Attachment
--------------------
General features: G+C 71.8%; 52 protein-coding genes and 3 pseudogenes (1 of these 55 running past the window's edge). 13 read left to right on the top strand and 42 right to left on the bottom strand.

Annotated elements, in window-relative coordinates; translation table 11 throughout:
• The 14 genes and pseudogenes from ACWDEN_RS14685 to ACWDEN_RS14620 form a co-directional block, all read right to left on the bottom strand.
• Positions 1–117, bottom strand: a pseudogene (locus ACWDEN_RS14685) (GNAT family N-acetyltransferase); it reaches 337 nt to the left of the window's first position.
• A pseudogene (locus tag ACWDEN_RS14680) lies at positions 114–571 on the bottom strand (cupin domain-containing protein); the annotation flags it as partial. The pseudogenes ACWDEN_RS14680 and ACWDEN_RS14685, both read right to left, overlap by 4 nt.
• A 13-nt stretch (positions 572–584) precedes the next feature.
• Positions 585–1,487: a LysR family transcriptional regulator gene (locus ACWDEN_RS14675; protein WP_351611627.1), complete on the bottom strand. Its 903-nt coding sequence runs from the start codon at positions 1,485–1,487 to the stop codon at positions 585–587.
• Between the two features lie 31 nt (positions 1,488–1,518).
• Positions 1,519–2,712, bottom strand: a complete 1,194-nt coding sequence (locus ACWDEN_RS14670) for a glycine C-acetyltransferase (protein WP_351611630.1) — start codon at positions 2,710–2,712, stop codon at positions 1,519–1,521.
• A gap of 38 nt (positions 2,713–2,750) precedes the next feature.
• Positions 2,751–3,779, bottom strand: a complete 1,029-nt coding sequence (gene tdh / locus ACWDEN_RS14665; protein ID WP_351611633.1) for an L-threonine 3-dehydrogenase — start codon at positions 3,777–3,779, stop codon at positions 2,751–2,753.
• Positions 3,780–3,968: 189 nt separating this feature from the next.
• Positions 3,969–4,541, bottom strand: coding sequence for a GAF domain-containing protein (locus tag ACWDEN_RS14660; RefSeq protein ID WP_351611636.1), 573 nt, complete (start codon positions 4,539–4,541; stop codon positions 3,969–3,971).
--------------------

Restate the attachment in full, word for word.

General features: G+C 71.8%; 52 protein-coding genes and 3 pseudogenes (1 of these 55 running past the window's edge). 13 read left to right on the top strand and 42 right to left on the bottom strand.

Annotated elements, in window-relative coordinates; translation table 11 throughout:
• The 14 genes and pseudogenes from ACWDEN_RS14685 to ACWDEN_RS14620 form a co-directional block, all read right to left on the bottom strand.
• Positions 1–117, bottom strand: a pseudogene (locus ACWDEN_RS14685) (GNAT family N-acetyltransferase); it reaches 337 nt to the left of the window's first position.
• A pseudogene (locus tag ACWDEN_RS14680) lies at positions 114–571 on the bottom strand (cupin domain-containing protein); the annotation flags it as partial. The pseudogenes ACWDEN_RS14680 and ACWDEN_RS14685, both read right to left, overlap by 4 nt.
• A 13-nt stretch (positions 572–584) precedes the next feature.
• Positions 585–1,487: a LysR family transcriptional regulator gene (locus ACWDEN_RS14675; protein WP_351611627.1), complete on the bottom strand. Its 903-nt coding sequence runs from the start codon at positions 1,485–1,487 to the stop codon at positions 585–587.
• Between the two features lie 31 nt (positions 1,488–1,518).
• Positions 1,519–2,712, bottom strand: a complete 1,194-nt coding sequence (locus ACWDEN_RS14670) for a glycine C-acetyltransferase (protein WP_351611630.1) — start codon at positions 2,710–2,712, stop codon at positions 1,519–1,521.
• A gap of 38 nt (positions 2,713–2,750) precedes the next feature.
• Positions 2,751–3,779, bottom strand: a complete 1,029-nt coding sequence (gene tdh / locus ACWDEN_RS14665; protein ID WP_351611633.1) for an L-threonine 3-dehydrogenase — start codon at positions 3,777–3,779, stop codon at positions 2,751–2,753.
• Positions 3,780–3,968: 189 nt separating this feature from the next.
• Positions 3,969–4,541, bottom strand: coding sequence for a GAF domain-containing protein (locus tag ACWDEN_RS14660; RefSeq protein ID WP_351611636.1), 573 nt, complete (start codon positions 4,539–4,541; stop codon positions 3,969–3,971).